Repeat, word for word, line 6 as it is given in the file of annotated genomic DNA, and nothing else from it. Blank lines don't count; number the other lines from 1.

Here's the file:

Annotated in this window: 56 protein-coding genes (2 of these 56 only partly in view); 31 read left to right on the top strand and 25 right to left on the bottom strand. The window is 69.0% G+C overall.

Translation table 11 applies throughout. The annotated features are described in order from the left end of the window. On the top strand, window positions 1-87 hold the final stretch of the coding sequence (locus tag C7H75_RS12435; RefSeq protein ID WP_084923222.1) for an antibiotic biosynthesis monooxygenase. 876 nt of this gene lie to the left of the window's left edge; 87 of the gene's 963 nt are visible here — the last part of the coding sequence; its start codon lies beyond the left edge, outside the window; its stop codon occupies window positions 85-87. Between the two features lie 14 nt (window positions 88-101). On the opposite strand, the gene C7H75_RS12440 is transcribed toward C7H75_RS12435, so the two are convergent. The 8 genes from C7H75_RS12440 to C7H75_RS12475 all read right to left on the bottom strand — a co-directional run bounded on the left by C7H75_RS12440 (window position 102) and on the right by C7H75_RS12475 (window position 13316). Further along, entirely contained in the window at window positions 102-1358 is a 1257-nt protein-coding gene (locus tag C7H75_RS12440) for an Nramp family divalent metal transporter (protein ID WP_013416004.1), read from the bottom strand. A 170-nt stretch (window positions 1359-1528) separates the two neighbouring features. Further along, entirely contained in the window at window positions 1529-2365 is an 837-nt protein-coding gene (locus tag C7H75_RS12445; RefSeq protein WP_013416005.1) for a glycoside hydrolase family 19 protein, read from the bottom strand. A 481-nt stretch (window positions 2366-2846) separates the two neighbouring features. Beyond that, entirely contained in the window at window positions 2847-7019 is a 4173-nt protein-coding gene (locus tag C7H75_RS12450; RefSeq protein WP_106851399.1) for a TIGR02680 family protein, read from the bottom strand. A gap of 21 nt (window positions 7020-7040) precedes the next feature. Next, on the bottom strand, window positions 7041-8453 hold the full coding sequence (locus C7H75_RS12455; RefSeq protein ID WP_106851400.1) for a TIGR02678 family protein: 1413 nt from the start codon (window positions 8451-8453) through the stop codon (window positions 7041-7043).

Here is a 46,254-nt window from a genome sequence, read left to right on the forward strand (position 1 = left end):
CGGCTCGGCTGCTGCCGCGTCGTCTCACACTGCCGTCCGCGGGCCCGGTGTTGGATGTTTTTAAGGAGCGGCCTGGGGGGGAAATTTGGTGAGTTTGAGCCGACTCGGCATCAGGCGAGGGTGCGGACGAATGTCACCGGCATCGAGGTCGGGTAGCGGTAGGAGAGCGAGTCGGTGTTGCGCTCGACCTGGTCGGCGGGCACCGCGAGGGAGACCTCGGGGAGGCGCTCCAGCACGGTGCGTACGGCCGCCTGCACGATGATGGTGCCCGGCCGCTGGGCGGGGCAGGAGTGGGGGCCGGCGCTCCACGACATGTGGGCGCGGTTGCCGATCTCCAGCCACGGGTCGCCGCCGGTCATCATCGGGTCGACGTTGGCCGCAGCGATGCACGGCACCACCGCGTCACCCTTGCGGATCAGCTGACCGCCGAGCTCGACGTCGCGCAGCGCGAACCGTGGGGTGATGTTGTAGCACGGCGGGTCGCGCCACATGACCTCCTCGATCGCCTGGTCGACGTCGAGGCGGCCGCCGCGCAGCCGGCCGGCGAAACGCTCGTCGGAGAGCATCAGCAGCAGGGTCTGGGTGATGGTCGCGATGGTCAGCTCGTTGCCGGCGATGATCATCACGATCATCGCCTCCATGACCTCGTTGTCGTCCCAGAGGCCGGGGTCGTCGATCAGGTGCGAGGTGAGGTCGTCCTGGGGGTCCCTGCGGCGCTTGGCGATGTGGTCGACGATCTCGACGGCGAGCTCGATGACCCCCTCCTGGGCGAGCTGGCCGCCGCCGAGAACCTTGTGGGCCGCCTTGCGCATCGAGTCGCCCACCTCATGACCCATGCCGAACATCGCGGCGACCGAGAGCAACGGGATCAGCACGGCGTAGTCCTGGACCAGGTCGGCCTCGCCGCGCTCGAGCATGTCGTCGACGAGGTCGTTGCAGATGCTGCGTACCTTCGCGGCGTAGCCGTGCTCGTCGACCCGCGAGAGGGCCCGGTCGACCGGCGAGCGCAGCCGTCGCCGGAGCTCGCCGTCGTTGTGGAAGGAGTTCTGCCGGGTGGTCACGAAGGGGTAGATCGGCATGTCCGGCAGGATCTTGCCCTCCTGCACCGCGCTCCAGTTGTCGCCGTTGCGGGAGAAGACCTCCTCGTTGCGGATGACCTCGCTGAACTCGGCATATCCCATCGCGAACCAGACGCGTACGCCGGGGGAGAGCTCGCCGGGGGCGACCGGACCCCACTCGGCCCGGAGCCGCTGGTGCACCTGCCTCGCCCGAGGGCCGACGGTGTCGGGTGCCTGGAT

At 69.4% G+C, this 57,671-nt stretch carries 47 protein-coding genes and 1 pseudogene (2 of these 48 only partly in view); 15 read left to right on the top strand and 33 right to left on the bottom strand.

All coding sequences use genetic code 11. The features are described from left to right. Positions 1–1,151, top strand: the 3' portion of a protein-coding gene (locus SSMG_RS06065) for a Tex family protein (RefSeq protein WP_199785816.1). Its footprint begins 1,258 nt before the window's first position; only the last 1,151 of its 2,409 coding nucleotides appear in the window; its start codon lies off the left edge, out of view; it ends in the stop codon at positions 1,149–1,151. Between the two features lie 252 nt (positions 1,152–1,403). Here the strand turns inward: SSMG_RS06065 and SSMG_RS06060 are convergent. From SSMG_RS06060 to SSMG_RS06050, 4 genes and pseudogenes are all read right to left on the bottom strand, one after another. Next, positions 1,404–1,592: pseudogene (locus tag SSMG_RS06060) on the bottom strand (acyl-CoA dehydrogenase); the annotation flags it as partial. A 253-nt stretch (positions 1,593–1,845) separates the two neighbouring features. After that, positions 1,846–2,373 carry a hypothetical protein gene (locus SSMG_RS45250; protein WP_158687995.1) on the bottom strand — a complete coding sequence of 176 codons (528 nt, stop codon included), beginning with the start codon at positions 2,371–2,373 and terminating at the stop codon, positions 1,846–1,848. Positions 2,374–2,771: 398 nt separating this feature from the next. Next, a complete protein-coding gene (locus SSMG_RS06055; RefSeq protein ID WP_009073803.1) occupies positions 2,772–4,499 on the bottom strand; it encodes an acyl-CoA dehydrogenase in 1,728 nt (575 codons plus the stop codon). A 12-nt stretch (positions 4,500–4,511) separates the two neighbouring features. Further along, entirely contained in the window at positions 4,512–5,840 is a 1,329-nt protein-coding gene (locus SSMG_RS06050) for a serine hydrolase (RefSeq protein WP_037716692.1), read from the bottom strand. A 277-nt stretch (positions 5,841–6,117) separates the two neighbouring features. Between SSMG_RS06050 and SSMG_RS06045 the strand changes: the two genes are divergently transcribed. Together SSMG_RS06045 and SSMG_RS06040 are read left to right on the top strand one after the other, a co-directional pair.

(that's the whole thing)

All coding sequences use genetic code 11. The features are described from left to right. Positions 1–1,151, top strand: the 3' portion of a protein-coding gene (locus SSMG_RS06065) for a Tex family protein (RefSeq protein WP_199785816.1). Its footprint begins 1,258 nt before the window's first position; only the last 1,151 of its 2,409 coding nucleotides appear in the window; its start codon lies off the left edge, out of view; it ends in the stop codon at positions 1,149–1,151. Between the two features lie 252 nt (positions 1,152–1,403). Here the strand turns inward: SSMG_RS06065 and SSMG_RS06060 are convergent. From SSMG_RS06060 to SSMG_RS06050, 4 genes and pseudogenes are all read right to left on the bottom strand, one after another. Next, positions 1,404–1,592: pseudogene (locus tag SSMG_RS06060) on the bottom strand (acyl-CoA dehydrogenase); the annotation flags it as partial. A 253-nt stretch (positions 1,593–1,845) separates the two neighbouring features. After that, positions 1,846–2,373 carry a hypothetical protein gene (locus SSMG_RS45250; protein WP_158687995.1) on the bottom strand — a complete coding sequence of 176 codons (528 nt, stop codon included), beginning with the start codon at positions 2,371–2,373 and terminating at the stop codon, positions 1,846–1,848. Positions 2,374–2,771: 398 nt separating this feature from the next. Next, a complete protein-coding gene (locus SSMG_RS06055; RefSeq protein ID WP_009073803.1) occupies positions 2,772–4,499 on the bottom strand; it encodes an acyl-CoA dehydrogenase in 1,728 nt (575 codons plus the stop codon). A 12-nt stretch (positions 4,500–4,511) separates the two neighbouring features. Further along, entirely contained in the window at positions 4,512–5,840 is a 1,329-nt protein-coding gene (locus SSMG_RS06050) for a serine hydrolase (RefSeq protein WP_037716692.1), read from the bottom strand. A 277-nt stretch (positions 5,841–6,117) separates the two neighbouring features. Between SSMG_RS06050 and SSMG_RS06045 the strand changes: the two genes are divergently transcribed. Together SSMG_RS06045 and SSMG_RS06040 are read left to right on the top strand one after the other, a co-directional pair.